Occupy Philly started their occupation of city hall yesterday. Anyone that’s bringing attention to the huge inequity in wealth distribution needs to be listened to.
I thought it amusing and ironic that right after I took that picture, I see a guy riding around in a rare Ford GT ($200k new) so close to where I see people sleeping in doorways.
10 years ago I decided I needed to go into work early; something seemed important. On 9/11, I was scheduled to fly to San Francisco in the afternoon, but went into the office to try and catch up on a couple of things (in those days you could get to the airport at the very last minute).
I was one of two people in the office at the time. I remember Annie, our office manager coming in and telling me about the first plane (some stupid recreational pilot I thought); and then listening to KYW News radio when the second plane hit (oh shit.)
The rest of the day is a blur to me. I remember not wanting to fly that day, as if that were going to be an option. I remember that the Internet was useless, and that our only visual line to the world was little black and white 13″ TV which didn’t have cable.
We stayed at work that day – not that much work was done. I specifically remember spending a lot of time with my co-workers in that conference room.
I kind of wished I had just walked out and planted myself in front of a TV all day. Even without doing that, the images are seared in my mind to this day.
And while that day feels like it was just yesterday, so much has passed, so many lives have been lost, and so many questions still remain, that it also feels like another lifetime.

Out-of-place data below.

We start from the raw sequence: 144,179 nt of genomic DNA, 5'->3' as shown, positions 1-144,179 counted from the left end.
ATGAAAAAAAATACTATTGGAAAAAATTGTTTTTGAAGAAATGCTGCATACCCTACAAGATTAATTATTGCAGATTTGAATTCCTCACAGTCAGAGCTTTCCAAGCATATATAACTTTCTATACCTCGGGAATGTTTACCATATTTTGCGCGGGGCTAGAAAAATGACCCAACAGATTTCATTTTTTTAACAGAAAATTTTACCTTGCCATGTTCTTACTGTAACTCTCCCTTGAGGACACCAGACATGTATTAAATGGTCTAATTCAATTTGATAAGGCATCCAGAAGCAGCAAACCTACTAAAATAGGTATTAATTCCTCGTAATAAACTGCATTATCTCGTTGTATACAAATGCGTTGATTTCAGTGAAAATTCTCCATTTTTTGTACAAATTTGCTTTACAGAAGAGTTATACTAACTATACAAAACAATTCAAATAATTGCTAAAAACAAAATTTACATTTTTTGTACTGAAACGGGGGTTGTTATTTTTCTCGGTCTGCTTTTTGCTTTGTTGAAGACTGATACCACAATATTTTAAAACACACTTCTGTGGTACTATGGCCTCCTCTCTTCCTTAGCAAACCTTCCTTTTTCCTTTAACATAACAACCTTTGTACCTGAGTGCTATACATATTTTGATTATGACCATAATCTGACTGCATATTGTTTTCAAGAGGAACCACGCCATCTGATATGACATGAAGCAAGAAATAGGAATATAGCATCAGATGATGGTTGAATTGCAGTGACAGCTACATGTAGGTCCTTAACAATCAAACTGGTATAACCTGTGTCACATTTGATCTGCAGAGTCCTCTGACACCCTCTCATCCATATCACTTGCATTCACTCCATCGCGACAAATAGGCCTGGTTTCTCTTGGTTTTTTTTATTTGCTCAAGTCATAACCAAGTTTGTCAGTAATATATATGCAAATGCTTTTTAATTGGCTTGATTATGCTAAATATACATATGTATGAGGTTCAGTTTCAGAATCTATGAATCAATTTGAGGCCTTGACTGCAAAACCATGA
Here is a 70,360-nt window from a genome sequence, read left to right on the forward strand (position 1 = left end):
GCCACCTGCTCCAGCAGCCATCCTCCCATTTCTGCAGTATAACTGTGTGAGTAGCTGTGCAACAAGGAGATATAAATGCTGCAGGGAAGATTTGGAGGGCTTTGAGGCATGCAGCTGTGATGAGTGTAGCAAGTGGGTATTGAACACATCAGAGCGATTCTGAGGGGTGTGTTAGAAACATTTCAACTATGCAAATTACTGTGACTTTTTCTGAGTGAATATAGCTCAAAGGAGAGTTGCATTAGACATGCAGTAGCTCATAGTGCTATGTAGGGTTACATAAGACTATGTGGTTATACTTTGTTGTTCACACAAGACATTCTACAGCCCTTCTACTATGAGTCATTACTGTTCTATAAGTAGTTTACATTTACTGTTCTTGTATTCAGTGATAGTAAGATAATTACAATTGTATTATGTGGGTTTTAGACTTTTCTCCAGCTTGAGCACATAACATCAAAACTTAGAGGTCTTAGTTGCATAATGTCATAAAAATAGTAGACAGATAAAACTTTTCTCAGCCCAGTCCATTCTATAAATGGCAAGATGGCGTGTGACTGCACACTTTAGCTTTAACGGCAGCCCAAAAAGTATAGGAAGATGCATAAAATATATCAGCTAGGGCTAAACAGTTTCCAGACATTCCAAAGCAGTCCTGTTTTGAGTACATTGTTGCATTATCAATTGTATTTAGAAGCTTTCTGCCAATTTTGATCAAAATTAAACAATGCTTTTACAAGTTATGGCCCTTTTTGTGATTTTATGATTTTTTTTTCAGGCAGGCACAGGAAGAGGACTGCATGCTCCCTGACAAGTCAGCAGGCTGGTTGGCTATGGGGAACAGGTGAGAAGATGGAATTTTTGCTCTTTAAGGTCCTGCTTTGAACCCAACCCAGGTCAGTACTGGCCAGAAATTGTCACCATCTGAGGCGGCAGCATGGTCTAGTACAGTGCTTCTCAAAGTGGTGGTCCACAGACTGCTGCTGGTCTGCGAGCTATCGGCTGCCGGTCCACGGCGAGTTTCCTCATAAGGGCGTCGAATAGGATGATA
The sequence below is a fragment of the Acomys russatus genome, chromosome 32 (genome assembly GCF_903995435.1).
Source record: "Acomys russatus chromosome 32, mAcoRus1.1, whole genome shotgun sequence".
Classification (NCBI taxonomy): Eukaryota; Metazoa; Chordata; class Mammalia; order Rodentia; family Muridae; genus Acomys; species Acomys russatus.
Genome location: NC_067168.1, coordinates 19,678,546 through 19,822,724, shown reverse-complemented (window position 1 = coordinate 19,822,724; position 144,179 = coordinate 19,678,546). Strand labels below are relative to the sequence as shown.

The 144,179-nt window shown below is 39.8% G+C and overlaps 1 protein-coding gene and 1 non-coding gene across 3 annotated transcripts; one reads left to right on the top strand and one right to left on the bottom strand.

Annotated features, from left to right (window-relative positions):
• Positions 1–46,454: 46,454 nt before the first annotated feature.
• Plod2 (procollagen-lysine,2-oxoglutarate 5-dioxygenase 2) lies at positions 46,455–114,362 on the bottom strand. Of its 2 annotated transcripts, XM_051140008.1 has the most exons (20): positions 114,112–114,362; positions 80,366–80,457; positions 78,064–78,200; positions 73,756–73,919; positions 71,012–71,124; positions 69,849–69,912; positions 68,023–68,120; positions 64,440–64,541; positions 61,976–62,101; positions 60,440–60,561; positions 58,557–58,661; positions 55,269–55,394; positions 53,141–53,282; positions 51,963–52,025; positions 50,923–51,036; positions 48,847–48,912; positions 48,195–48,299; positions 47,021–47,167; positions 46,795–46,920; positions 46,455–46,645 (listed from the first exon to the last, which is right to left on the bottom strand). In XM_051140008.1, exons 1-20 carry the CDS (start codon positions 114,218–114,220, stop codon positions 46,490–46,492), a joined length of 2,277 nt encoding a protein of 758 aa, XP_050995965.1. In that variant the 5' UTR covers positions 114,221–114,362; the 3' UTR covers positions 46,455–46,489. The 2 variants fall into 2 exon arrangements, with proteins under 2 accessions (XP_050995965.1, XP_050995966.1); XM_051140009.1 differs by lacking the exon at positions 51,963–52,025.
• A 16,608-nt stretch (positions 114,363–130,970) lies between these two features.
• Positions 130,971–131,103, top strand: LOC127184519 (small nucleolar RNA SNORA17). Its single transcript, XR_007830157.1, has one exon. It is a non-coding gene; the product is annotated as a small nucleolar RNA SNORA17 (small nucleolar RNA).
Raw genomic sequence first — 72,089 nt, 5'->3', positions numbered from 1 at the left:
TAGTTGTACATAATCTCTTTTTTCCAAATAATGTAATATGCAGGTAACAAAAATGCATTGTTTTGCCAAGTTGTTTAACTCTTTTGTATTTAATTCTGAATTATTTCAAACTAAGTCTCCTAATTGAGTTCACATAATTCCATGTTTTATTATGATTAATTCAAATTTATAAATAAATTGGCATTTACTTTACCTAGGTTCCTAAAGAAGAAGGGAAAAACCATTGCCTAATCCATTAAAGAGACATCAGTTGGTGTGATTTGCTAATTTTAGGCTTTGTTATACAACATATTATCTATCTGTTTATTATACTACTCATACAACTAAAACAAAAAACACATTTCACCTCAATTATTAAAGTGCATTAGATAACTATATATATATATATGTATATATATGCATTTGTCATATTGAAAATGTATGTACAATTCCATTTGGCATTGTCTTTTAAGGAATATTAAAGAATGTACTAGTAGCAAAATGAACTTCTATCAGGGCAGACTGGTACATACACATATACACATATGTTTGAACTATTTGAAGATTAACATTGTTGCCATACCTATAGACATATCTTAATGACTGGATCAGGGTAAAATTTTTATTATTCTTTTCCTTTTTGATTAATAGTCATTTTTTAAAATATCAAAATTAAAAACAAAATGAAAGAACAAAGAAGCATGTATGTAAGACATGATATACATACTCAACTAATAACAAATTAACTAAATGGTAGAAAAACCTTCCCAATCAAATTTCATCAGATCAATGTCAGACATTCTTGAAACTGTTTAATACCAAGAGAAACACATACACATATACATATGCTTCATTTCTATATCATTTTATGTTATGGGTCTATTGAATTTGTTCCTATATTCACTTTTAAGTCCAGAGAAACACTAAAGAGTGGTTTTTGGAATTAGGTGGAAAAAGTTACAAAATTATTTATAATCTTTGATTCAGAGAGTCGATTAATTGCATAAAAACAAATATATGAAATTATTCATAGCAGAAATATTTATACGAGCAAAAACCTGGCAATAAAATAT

What are your memories of that day?
I don’t like to write about the TSA controversy two weeks in a row, but the furor isn’t dying down. If anything, it’s only gotten greater as there have been stories of breast cancer survivors being asked to show their breast prosthetics, scans being leaked, and the TSA’s refusal to modify their screening procedures.
I have already come to terms with the fact that when I fly next, the agents will have to grope me. As a man, I guess it doesn’t have the same stigma. I have never been sexually assaulted; I don’t know the feeling of being leered at; I don’t have a disfiguring disease that makes me self-conscious – so I will give away the right that bars unreasonable search and seizure, not because I want to, but because it’s the best of two evils.
But let’s be clear – what the TSA is attempting to do is substitute technology for a lack of intelligence (in all senses of the word). Their agents are overworked, underpaid, and trained to follow written rules to find terrorists (as opposed to teaching them how to spot a terrorist). How about spending some of the hundreds of millions that we are spending on these machines, towards better pay and better training?
But all of this will make some people feel better about travelling, and I think that’s the real point, because the appearance of doing something is often better than doing something.
As the Transportation Security Administration (TSA) moves to more invasive forms of screening, they’re getting some push back from pilots, attendants, civil rights activists, and citizens. Some people are saying enough is enough, but once you’ve given away freedom for the promise of security, it’s hard to know where to stop.
I read a novel that described how a prostitute was “turned out”. A woman meets a great guy, until one day he gets into trouble and owes someone a great deal of money. In exchange for the money, that person is willing to accept sex. The great guy tells his girlfriend his predicament and she bails him out – just that one time. Once she has slept with one guy for money, she’s damaged goods, and she does it over and over again.